Monty Python and one other Reference – Sound

Throughout the few weeks, a group of us have just been quoting Monty Python. This seems to have carried onto our animation when thinking about audio and sound. When we were thinking of sound, we realised early on it was a big part in our animation; the perks of not having to animate when the light goes out is replaced by daunting task of sound. When thinking of sound we want to be that if you close your eyes you get a sense of scale and context. our character is going to be walking away, so our sound should reflect that. We need to get a sense of character within the time scale, bringing in mannerisms and personality of the character.

When speaking to the group, we talked about the virtual barber shop, which replicates the atmosphere that you re getting your hair cut through the sound (needs earphones )

Back to Monty Python, for me and others is quotable and has a lasting impression. That effect is definitely something I think we ought to achieve. Monty Python have not only done visual comedy but with their flying circus material, they translated it into audio called ‘The Final Rip off.’ You would think they would just take the audio from the shows and put it on a cd. They didn’t do that but instead completely remastered and added to the audio giving a much more enjoyable audible experience. To show how different the sketches in visual form or different to its audio equivalent, heres their sketch ‘Fish License’

Fish License- Monty Python’s Flying Circus – Accessed 6th April 2016

Fish License – Monty Python’ s The Final Rip Off – Accessed 6th April 2016

As you can hear its much clearer because the reliance is the audio, we know whats going on due to the understanding of the fall off of sound, character’s voice (The mannerisms, volume and pitch) and sound effects.

I read this article and thought it was relevant, one because it shows how silliness will always have an impact and things like pretending to ride a horse using coconuts will always get a laugh. Also John Cleese said something very interesting about comedy writing and had elaborated a bit in a snippet of this interview. The audience is key, do what you can to make them laugh or fail. If we want the audience to warm up to the character and chuckle at the animation we need to make necessary changes.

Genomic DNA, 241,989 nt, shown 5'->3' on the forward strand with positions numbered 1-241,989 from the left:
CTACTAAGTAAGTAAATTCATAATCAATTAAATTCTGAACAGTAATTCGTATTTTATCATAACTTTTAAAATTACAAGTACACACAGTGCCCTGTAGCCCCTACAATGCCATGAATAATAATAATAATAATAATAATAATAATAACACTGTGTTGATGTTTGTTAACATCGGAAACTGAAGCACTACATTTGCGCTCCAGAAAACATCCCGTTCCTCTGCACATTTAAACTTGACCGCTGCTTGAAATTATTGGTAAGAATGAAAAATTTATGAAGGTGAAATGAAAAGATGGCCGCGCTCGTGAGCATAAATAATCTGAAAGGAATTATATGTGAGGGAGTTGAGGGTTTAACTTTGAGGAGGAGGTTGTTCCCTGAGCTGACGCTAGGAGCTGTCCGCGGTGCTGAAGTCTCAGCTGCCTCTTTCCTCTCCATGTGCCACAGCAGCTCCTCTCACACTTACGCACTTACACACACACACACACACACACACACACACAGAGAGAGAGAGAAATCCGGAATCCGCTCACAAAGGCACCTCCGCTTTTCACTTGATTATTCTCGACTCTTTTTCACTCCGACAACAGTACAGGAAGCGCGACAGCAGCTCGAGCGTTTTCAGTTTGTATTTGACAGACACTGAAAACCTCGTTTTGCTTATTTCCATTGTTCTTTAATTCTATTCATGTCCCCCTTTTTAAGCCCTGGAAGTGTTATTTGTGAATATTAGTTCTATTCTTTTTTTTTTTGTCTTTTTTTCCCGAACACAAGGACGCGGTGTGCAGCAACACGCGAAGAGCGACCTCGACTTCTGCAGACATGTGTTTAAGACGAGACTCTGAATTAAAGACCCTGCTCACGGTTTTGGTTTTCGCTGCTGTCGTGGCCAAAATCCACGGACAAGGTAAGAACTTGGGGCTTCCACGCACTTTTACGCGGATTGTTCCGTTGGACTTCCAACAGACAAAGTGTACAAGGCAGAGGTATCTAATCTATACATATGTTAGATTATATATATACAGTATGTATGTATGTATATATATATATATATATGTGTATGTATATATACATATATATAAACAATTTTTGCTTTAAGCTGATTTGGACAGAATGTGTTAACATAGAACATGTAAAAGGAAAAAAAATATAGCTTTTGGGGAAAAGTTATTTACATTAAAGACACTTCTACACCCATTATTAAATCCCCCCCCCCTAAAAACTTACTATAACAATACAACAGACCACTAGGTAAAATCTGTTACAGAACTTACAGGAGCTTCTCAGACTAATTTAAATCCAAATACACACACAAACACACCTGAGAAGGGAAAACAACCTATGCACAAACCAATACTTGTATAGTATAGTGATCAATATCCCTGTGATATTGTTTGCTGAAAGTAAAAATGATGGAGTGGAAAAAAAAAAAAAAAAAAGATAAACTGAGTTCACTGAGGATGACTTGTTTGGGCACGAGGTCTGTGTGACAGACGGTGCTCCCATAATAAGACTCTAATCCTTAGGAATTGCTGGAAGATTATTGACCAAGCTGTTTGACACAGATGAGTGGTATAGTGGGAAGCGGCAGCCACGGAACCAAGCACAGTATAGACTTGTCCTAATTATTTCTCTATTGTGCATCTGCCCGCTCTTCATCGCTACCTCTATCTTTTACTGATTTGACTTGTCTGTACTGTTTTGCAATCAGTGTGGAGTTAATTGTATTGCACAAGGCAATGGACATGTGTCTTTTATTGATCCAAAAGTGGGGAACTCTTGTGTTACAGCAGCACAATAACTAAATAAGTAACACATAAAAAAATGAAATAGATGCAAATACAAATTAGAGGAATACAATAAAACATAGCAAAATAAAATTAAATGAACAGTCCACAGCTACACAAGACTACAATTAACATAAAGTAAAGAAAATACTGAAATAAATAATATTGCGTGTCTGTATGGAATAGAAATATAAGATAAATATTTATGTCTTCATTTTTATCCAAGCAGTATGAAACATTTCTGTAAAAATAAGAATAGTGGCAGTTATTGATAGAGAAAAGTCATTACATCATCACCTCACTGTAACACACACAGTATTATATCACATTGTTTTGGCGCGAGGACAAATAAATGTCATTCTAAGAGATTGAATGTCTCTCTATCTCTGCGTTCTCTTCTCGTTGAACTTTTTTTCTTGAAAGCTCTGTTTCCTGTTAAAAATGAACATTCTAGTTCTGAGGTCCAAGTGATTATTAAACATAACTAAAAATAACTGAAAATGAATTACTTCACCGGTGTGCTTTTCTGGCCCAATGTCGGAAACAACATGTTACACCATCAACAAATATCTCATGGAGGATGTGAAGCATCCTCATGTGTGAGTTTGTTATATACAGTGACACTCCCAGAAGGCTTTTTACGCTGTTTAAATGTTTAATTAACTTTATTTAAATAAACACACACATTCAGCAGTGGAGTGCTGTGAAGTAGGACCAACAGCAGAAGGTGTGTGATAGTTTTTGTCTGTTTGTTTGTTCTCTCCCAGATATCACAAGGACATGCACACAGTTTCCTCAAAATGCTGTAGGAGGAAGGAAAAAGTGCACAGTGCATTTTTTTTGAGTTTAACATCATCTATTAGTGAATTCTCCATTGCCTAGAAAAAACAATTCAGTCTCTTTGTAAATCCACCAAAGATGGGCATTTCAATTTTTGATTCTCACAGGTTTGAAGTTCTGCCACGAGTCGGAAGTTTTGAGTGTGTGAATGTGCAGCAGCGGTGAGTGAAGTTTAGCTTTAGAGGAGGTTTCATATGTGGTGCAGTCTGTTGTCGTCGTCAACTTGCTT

“One of the film’s first big laughs comes from the sight of King Arthur (played by Chapman) galloping up a hill not on horseback but on foot, with his man-servant following behind him and constantly smacking two half-coconuts together to simulate horse sounds. During the post-screening chat, Idle, recalled one of their stateside marketing tactics for the movie’s theatrical run. “Here in New York,” he told Oliver, “we had a guy, an actor, walking around with a banner that said ‘Come see Monty Python and the Holy Grail and you’ll get free coconuts!” Knowing exactly whose film festival he was at, Palin quickly added, “That actor was Robert De Niro.”

It wasn’t De Niro, of course, but the crowd ate Palin’s line up. Ever the showman, Palin was doing what guys like the Pythons do best, and which of all them did last night: never waste a joke in front of your viewers. “The audience is king,” said Cleese, later in evening. “If you make them laugh, you’ve won, and if you haven’t made them laugh, you’ve lost.” – 2015, Monty and Matt Barone. “Monty Python’s Fans Find Their HOLY GRAIL As The British Comedy Team Reunites At TFF 2015 | Tribeca”. Tribeca. N.p., 2015. Web. 6 Apr. 2016.

Monty Python Reunion at Tribeca FIlm Festival: Audience is King – Accessed 6th April 2016

Thinking of it’s creator; Terry Gilliam and his animation. Whether we replicate this style or not. it’s really interesting to see how he works with cut out animation. If you’re in the mood for a slightly trippy introduction but Terry Gilliam goes through his process and its a good watch.

Terry Gilliam – Monty Python Animations – Accessed 6th April 2016




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